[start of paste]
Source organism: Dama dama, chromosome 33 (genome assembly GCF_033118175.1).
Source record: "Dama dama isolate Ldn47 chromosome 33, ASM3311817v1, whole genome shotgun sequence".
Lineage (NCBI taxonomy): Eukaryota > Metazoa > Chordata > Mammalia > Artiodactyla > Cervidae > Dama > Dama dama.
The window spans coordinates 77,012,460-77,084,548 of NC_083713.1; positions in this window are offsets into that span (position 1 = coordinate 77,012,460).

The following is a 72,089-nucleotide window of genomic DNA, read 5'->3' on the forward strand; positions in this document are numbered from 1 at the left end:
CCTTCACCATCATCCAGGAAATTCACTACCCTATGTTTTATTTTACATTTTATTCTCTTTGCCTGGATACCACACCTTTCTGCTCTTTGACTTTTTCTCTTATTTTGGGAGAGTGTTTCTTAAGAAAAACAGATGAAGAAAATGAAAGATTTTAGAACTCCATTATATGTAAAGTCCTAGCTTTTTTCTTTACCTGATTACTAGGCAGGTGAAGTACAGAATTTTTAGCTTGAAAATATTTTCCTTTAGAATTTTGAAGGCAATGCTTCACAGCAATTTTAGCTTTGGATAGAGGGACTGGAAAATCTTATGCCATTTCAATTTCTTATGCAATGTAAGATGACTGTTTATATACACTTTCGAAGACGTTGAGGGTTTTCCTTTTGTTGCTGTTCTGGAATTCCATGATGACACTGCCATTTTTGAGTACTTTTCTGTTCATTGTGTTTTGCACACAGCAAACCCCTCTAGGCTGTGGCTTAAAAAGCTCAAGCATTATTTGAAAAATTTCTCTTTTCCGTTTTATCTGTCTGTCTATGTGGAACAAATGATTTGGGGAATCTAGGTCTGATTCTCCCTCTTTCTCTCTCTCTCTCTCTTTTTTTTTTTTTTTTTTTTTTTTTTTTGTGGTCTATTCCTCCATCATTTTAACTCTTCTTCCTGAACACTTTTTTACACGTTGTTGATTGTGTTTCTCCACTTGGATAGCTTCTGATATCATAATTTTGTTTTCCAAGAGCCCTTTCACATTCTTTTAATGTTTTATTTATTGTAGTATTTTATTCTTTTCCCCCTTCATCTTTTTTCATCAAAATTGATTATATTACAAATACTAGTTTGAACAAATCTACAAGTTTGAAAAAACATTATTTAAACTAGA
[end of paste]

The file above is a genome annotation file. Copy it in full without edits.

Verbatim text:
Source organism: Dama dama, chromosome 33 (genome assembly GCF_033118175.1).
Source record: "Dama dama isolate Ldn47 chromosome 33, ASM3311817v1, whole genome shotgun sequence".
Lineage (NCBI taxonomy): Eukaryota > Metazoa > Chordata > Mammalia > Artiodactyla > Cervidae > Dama > Dama dama.
The window spans coordinates 77,012,460-77,084,548 of NC_083713.1; positions in this window are offsets into that span (position 1 = coordinate 77,012,460).

The following is a 72,089-nucleotide window of genomic DNA, read 5'->3' on the forward strand; positions in this document are numbered from 1 at the left end:
CCTTCACCATCATCCAGGAAATTCACTACCCTATGTTTTATTTTACATTTTATTCTCTTTGCCTGGATACCACACCTTTCTGCTCTTTGACTTTTTCTCTTATTTTGGGAGAGTGTTTCTTAAGAAAAACAGATGAAGAAAATGAAAGATTTTAGAACTCCATTATATGTAAAGTCCTAGCTTTTTTCTTTACCTGATTACTAGGCAGGTGAAGTACAGAATTTTTAGCTTGAAAATATTTTCCTTTAGAATTTTGAAGGCAATGCTTCACAGCAATTTTAGCTTTGGATAGAGGGACTGGAAAATCTTATGCCATTTCAATTTCTTATGCAATGTAAGATGACTGTTTATATACACTTTCGAAGACGTTGAGGGTTTTCCTTTTGTTGCTGTTCTGGAATTCCATGATGACACTGCCATTTTTGAGTACTTTTCTGTTCATTGTGTTTTGCACACAGCAAACCCCTCTAGGCTGTGGCTTAAAAAGCTCAAGCATTATTTGAAAAATTTCTCTTTTCCGTTTTATCTGTCTGTCTATGTGGAACAAATGATTTGGGGAATCTAGGTCTGATTCTCCCTCTTTCTCTCTCTCTCTCTCTTTTTTTTTTTTTTTTTTTTTTTTTTTTGTGGTCTATTCCTCCATCATTTTAACTCTTCTTCCTGAACACTTTTTTACACGTTGTTGATTGTGTTTCTCCACTTGGATAGCTTCTGATATCATAATTTTGTTTTCCAAGAGCCCTTTCACATTCTTTTAATGTTTTATTTATTGTAGTATTTTATTCTTTTCCCCCTTCATCTTTTTTCATCAAAATTGATTATATTACAAATACTAGTTTGAACAAATCTACAAGTTTGAAAAAACATTATTTAAACTAGA